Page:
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In the 1933 Lew Wallace School Student Handbook is the original documentation found of the Inkpots. It states:

The Ink-Pot Club
The Ink-Pot Club, sponsored by Mrs. Nelle Ensweiler, was originally Organized at the close of the 1932 session of summer school. Membership in the club requires no especial scholastic standing but is rather determined by the applicant’s ability to write and to submit to the club some worth while creative work and by the recommendation which he must obtain from some high school English teacher. The club is intended to discover and develop students having innate ability to do creative writing, to establish friendly relations among those students, to familiarize them with present-day writers, and to establish a fund for the purchase of worth while literary works which may be presented to the English department of the school.

It appears that the club flourished for the next 30 years; mention is found in the 1963 Quill and Blade that sponsor Miss Judith McLean guided the member girls through a fun and productive year of book reports, panel discussions, and skits. The club, unlike most other clubs in the school, met at members’ homes.

Christmas caroling at the two Gary hospitals seemed to be a tradition by that time, as was an annual trip to Chicago to see a stage play.

The 1964 yearbook describes Inkpots (note the name change from the original) as a literary society trying to widen cultural backgrounds of the membership. Potential members of the 10th, 11th, and 12th grades had to submit a 300-500 word essay or short story to an English teacher and then were voted upon by the membership, causing the club to become more of a private organization, more like a sorority. Miss Sandra Uland was the sponsor for that term.

The group was divided into the senior members, who met with one sponsor, and the sophomore-junior group, who met with another. By 1967, it is noted that the club has become more of a book club, discussing controversial books of current interest. At that time, titles noted were The Deputy and On the Beach. Miss Carol Puchowski was the senior sponsor that year, while Miss Loni Dorall met with sophomores and juniors.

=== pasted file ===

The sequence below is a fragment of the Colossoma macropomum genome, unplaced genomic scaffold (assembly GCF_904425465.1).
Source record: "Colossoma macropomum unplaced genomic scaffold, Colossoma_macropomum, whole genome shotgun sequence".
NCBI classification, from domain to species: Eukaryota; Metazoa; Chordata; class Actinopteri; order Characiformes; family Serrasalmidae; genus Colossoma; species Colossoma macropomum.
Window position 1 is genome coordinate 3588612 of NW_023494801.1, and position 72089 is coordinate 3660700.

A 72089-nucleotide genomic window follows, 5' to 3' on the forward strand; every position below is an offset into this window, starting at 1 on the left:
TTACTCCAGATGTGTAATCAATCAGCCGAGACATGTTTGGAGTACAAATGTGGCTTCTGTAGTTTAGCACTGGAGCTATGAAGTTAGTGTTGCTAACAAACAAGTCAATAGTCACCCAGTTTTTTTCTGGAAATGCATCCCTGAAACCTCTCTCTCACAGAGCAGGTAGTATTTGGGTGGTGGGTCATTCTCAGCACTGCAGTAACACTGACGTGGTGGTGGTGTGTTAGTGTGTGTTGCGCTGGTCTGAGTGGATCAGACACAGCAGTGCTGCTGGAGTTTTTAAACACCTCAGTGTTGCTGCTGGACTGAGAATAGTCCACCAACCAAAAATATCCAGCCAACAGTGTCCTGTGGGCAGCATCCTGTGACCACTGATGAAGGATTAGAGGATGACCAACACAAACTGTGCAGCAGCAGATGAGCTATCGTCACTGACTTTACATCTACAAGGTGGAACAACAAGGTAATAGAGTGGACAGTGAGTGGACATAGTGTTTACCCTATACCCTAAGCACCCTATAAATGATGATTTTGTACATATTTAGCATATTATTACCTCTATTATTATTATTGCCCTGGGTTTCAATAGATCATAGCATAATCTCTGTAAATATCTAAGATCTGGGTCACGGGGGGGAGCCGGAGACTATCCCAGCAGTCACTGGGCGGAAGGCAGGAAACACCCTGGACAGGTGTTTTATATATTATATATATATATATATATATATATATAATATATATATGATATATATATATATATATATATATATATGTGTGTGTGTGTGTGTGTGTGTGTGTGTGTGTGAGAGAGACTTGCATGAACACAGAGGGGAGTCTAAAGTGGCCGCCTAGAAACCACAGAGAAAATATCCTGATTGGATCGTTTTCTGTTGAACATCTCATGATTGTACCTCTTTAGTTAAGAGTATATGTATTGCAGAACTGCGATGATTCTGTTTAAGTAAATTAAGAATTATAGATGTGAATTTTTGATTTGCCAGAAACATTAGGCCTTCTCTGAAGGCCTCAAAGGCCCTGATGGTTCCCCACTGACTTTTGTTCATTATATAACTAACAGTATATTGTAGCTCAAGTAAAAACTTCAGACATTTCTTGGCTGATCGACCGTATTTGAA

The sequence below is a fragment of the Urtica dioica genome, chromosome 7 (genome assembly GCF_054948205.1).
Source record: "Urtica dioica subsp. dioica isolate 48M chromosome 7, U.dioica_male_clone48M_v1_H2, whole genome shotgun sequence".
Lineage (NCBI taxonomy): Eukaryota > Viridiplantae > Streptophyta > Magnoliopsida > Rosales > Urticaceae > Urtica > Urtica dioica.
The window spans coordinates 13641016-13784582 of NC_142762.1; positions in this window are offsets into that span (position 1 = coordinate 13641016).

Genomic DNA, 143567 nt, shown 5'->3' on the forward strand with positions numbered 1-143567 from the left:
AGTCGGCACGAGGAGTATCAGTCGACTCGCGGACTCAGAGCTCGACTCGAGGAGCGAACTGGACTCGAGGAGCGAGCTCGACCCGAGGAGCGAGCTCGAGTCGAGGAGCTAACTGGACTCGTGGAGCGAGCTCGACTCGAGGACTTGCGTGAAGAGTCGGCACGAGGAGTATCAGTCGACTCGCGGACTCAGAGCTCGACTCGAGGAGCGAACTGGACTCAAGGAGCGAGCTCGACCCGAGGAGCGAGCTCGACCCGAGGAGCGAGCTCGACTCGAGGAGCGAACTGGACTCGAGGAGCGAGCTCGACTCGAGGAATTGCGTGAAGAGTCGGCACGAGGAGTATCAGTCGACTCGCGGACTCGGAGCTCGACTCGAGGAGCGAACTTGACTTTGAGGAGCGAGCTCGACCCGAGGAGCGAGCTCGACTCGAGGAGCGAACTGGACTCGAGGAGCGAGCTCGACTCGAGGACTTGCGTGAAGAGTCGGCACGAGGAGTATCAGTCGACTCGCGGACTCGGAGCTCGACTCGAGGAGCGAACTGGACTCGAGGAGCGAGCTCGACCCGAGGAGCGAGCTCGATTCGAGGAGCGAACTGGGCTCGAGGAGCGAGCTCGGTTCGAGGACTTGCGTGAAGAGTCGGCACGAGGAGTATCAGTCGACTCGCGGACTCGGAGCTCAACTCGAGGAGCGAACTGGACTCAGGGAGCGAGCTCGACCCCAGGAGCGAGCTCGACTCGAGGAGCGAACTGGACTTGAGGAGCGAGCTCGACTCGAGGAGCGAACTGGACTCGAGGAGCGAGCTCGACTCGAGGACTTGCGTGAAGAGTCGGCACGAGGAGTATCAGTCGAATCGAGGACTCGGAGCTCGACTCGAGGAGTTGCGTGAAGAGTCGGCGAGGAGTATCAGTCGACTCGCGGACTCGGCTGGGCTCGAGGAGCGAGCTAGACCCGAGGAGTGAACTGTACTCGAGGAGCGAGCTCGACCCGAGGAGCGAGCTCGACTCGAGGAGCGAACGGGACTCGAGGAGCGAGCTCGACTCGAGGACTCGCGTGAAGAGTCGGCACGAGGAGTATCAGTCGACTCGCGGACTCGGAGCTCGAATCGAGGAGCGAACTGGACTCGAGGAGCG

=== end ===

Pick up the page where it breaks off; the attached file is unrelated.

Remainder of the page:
Other sponsors of the club have included Miss Becky Ryan and Miss Barbara Kubiak. Eventually there was only one sponsor for the entire group, and as of 1970 the restricted membership requirement was lifted so that any young woman from 10th through 12th grades might become a member.

As an example of how things changed over the years, in 1971 the group read Love Story, Airport and Steppenwolf. One of the purposes of the club is listed as reading and discussing contemporary and traditional literature. The tradition of attending a stage production in Chicago seems to have continued.

According to former sponsor Miss Barbara Kubiak, the club was still active when she left Lew Wallace in 1978. She is the one to be credited with opening membership to any interested girl, abolishing the voting-in system.

As one who participated in the group during the early 1970’s, this writer enjoyed the opportunity to read works such as Farenheit 451 and others that were not presented through the school curriculum. Looking back, it is also worth commenting that we often walked to one another’s homes in Glen Park in the evenings after darkness had fallen.

- Kim Steinert

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